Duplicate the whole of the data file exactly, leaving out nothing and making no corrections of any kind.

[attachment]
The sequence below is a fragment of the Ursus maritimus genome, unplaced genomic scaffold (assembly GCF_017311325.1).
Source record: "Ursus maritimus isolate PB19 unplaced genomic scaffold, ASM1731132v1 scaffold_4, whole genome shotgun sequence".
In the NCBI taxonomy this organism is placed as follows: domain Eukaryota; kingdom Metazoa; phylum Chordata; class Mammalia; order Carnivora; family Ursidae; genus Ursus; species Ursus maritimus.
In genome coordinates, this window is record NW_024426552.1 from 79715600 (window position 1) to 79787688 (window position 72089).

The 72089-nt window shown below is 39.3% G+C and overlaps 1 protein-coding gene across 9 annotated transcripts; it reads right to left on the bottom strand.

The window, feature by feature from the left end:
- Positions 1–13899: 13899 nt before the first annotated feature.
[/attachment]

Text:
The sequence below is a fragment of the Ursus maritimus genome, unplaced genomic scaffold (assembly GCF_017311325.1).
Source record: "Ursus maritimus isolate PB19 unplaced genomic scaffold, ASM1731132v1 scaffold_4, whole genome shotgun sequence".
In the NCBI taxonomy this organism is placed as follows: domain Eukaryota; kingdom Metazoa; phylum Chordata; class Mammalia; order Carnivora; family Ursidae; genus Ursus; species Ursus maritimus.
In genome coordinates, this window is record NW_024426552.1 from 79715600 (window position 1) to 79787688 (window position 72089).

The 72089-nt window shown below is 39.3% G+C and overlaps 1 protein-coding gene across 9 annotated transcripts; it reads right to left on the bottom strand.

The window, feature by feature from the left end:
- Positions 1–13899: 13899 nt before the first annotated feature.